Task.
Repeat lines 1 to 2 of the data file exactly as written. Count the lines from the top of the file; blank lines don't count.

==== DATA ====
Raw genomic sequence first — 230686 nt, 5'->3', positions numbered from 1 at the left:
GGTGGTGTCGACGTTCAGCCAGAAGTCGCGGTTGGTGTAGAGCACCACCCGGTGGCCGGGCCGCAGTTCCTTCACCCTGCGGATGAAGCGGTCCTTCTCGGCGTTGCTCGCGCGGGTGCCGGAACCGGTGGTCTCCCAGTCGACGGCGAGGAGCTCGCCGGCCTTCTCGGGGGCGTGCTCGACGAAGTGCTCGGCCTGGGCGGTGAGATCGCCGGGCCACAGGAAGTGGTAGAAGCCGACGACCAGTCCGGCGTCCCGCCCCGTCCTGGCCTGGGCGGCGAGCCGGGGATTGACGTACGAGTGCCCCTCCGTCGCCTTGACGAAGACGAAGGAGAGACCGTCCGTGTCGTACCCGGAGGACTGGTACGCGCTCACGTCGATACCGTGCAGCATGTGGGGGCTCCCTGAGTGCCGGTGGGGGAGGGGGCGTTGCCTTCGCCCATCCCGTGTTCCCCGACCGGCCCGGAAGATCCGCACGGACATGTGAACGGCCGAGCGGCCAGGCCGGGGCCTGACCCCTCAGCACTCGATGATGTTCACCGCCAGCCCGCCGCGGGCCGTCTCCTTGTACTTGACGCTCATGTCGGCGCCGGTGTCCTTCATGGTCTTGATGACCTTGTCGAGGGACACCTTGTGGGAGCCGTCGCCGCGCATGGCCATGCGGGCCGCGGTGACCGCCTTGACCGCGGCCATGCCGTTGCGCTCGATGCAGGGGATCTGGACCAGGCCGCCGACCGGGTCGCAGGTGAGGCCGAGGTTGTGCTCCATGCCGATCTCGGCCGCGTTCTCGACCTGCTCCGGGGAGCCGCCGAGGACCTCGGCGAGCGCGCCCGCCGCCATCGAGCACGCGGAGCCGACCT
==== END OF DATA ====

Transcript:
Raw genomic sequence first — 230686 nt, 5'->3', positions numbered from 1 at the left:
GGTGGTGTCGACGTTCAGCCAGAAGTCGCGGTTGGTGTAGAGCACCACCCGGTGGCCGGGCCGCAGTTCCTTCACCCTGCGGATGAAGCGGTCCTTCTCGGCGTTGCTCGCGCGGGTGCCGGAACCGGTGGTCTCCCAGTCGACGGCGAGGAGCTCGCCGGCCTTCTCGGGGGCGTGCTCGACGAAGTGCTCGGCCTGGGCGGTGAGATCGCCGGGCCACAGGAAGTGGTAGAAGCCGACGACCAGTCCGGCGTCCCGCCCCGTCCTGGCCTGGGCGGCGAGCCGGGGATTGACGTACGAGTGCCCCTCCGTCGCCTTGACGAAGACGAAGGAGAGACCGTCCGTGTCGTACCCGGAGGACTGGTACGCGCTCACGTCGATACCGTGCAGCATGTGGGGGCTCCCTGAGTGCCGGTGGGGGAGGGGGCGTTGCCTTCGCCCATCCCGTGTTCCCCGACCGGCCCGGAAGATCCGCACGGACATGTGAACGGCCGAGCGGCCAGGCCGGGGCCTGACCCCTCAGCACTCGATGATGTTCACCGCCAGCCCGCCGCGGGCCGTCTCCTTGTACTTGACGCTCATGTCGGCGCCGGTGTCCTTCATGGTCTTGATGACCTTGTCGAGGGACACCTTGTGGGAGCCGTCGCCGCGCATGGCCATGCGGGCCGCGGTGACCGCCTTGACCGCGGCCATGCCGTTGCGCTCGATGCAGGGGATCTGGACCAGGCCGCCGACCGGGTCGCAGGTGAGGCCGAGGTTGTGCTCCATGCCGATCTCGGCCGCGTTCTCGACCTGCTCCGGGGAGCCGCCGAGGACCTCGGCGAGCGCGCCCGCCGCCATCGAGCACGCGGAGCCGACCT